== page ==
European aerospace giant Airbus has quietly lifted the curtain on an ambitious Silicon Valley project called Vahana. It's a pilotless passenger aircraft that aims to someday add a vertical component to your commute.
Think of Uber-like air taxis that can beat the traffic on Highway 101 by flying over it.
Airbus has shared few details about the aircraft, but recently posted its first conceptual renderings on a Medium blog.
The drawings depict a craft that can take off and land vertically. It has helicopter-like struts, and two sets of tilting wings each with four electric motors. There's room for a passenger under a canopy that retracts like a motorcycle helmet visor.
Airbus, a rival of American icon Boeing (, is best known for its large jetliners like the double-decker A380. But it's also pouring big money into the future, and holds an advantage that many aviation )startups with radical concepts don't have: Experience and funding.
It is developing Vahana through its A3 unit, which formally opened this year in San Jose, the heart of California's tech community. Airbus made an initial $150 million funding commitment for its new venture capital unit, which is seeking out investments in disruptive technologies to speed up innovations in aerospace.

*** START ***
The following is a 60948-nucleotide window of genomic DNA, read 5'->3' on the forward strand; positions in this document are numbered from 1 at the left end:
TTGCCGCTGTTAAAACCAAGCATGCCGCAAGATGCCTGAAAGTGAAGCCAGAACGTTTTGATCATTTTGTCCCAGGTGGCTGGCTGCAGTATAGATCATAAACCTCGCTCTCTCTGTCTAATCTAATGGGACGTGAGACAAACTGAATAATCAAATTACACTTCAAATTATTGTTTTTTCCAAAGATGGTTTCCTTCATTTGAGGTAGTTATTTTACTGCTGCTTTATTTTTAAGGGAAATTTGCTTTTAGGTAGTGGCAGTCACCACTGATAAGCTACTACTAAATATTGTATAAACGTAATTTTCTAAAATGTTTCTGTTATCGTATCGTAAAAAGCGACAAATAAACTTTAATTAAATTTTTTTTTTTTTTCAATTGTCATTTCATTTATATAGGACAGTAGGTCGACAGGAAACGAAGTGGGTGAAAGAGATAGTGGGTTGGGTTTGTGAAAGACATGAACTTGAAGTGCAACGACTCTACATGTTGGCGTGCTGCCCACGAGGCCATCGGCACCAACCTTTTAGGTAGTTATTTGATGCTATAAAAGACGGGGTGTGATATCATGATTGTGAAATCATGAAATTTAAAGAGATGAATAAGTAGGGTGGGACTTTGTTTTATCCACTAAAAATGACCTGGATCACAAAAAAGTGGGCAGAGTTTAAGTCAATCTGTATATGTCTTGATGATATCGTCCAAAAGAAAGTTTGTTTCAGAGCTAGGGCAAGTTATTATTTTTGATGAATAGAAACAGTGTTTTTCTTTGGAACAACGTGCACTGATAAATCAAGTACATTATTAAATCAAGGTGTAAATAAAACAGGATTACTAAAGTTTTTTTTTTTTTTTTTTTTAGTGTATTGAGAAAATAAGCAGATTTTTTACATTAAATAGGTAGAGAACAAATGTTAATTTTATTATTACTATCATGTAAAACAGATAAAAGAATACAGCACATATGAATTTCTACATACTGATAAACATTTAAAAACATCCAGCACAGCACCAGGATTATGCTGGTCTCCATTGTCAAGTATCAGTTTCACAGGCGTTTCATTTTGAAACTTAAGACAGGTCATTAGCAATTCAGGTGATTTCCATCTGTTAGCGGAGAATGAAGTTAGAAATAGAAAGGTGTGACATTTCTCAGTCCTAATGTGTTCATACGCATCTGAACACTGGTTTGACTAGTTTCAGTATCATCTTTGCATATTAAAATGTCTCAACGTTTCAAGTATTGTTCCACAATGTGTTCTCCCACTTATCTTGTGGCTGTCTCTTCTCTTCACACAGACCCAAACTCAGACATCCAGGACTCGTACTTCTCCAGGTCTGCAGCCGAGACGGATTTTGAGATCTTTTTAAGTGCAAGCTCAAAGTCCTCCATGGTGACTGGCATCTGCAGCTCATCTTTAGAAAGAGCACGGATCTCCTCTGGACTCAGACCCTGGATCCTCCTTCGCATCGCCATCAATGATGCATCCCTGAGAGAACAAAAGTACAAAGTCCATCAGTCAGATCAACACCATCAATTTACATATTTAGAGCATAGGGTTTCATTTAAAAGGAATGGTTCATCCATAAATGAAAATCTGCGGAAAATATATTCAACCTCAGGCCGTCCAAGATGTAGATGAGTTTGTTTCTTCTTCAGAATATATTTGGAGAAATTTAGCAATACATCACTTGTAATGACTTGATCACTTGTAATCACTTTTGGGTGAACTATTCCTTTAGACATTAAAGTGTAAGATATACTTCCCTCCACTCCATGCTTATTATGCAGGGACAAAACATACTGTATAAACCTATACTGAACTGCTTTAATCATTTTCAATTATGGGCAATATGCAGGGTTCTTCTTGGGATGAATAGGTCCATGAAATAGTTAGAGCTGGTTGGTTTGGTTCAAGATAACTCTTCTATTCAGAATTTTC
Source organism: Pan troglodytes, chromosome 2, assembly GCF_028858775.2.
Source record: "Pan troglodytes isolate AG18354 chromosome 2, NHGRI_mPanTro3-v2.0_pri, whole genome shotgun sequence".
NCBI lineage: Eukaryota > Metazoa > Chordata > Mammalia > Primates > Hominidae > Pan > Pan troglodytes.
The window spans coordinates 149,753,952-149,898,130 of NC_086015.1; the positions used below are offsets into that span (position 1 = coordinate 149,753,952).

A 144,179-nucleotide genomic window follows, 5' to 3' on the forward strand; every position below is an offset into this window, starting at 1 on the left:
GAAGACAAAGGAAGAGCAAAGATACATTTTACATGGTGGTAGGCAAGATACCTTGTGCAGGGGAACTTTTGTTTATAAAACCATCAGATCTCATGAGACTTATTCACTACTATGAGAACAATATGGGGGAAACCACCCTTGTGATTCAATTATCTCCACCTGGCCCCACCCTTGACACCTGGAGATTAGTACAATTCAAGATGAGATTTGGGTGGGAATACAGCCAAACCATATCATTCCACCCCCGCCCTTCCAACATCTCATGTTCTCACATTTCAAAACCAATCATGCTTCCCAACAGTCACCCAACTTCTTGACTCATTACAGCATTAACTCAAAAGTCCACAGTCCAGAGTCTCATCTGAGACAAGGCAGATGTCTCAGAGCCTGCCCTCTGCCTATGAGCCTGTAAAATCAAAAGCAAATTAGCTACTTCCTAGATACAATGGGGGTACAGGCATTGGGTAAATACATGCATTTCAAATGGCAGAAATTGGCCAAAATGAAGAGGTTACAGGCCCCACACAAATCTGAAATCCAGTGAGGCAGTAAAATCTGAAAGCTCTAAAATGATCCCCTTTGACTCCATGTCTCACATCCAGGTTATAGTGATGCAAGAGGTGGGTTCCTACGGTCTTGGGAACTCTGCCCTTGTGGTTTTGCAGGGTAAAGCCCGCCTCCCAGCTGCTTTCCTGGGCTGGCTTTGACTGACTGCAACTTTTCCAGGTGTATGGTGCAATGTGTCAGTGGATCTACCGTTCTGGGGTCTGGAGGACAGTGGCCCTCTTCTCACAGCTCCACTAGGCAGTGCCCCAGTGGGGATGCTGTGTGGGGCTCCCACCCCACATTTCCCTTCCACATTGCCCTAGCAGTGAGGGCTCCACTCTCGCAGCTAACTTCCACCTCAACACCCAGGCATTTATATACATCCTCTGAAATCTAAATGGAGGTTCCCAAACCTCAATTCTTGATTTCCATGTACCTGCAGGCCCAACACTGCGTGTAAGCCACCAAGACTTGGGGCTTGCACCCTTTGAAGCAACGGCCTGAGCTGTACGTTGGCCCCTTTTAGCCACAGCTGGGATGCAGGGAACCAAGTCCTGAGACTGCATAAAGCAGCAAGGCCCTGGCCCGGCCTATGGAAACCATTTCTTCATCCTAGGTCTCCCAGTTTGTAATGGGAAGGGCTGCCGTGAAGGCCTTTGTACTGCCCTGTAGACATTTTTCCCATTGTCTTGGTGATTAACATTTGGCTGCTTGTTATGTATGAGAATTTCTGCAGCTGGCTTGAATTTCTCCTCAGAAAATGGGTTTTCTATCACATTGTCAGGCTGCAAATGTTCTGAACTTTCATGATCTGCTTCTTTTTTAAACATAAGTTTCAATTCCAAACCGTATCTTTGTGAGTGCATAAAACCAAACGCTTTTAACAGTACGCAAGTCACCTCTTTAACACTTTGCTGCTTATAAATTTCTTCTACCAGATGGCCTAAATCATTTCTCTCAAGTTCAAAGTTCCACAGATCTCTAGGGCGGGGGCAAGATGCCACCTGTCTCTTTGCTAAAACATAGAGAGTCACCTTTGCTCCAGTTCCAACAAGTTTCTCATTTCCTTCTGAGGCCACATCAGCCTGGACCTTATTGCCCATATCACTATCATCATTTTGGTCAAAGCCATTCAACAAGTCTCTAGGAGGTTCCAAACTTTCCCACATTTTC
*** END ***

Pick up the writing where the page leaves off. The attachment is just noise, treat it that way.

"The aircraft we're building doesn't need a runway, is self-piloted, and can automatically detect and avoid obstacles and other aircraft," A3 chief executive Rodin Lyasoff wrote in September. "Designed to carry a single passenger or cargo, we're aiming to make it the first certified passenger aircraft without a pilot."
The project hopes to fly a full-size prototype by the end of 2017 and eventually have something it can sell by 2020, Lyasoff wrote.
For sure, commercial or passenger use of such a machine faces significant hurdles, including a lack of established standards for electric planes and any aircraft that doesn't have pilots.
Airbus isn't the only manufacturing industry pillar to explore new areas of mobility. Car-makers Toyota and Honda have sought to expand into aviation. Honda delivered its first private jet in 2015 after three decades developing new aerospace technology.
Airbus is trying to tap into a nascent, but fast-growing, field: the use of battery-powered electric propulsion technology to enable on-demand services.
In this case, the vision is for air taxis that use "urban airways in a predictable and controlled manner," wrote Lyasoff.
Airbus announced last year that one of the first A3 projects would be a collaboration with Uber to prove a new business model for helicopter operators. NASA, too, is investing heavily in researching electric propulsion and plans to fly its own design, the X-57, in 2018.
Of course, flying taxis that don't have pilots pose some tricky safety issues. Airbus says that "sense and avoid" technology will be used to prevent midair collisions, and a ballistic parachute would deploy if a craft's engines malfunction.
Airbus has intentionally separated A3 from the rest of its manufacturing operations in Europe, China and the U.S. Unlike its buttoned-up parent, A3 has hallmarks of a Silicon Valley startup: It has a recruiting profile on its website for "Jane Jackalope" -- a job listing for an executive who is a "jackalope of all trades."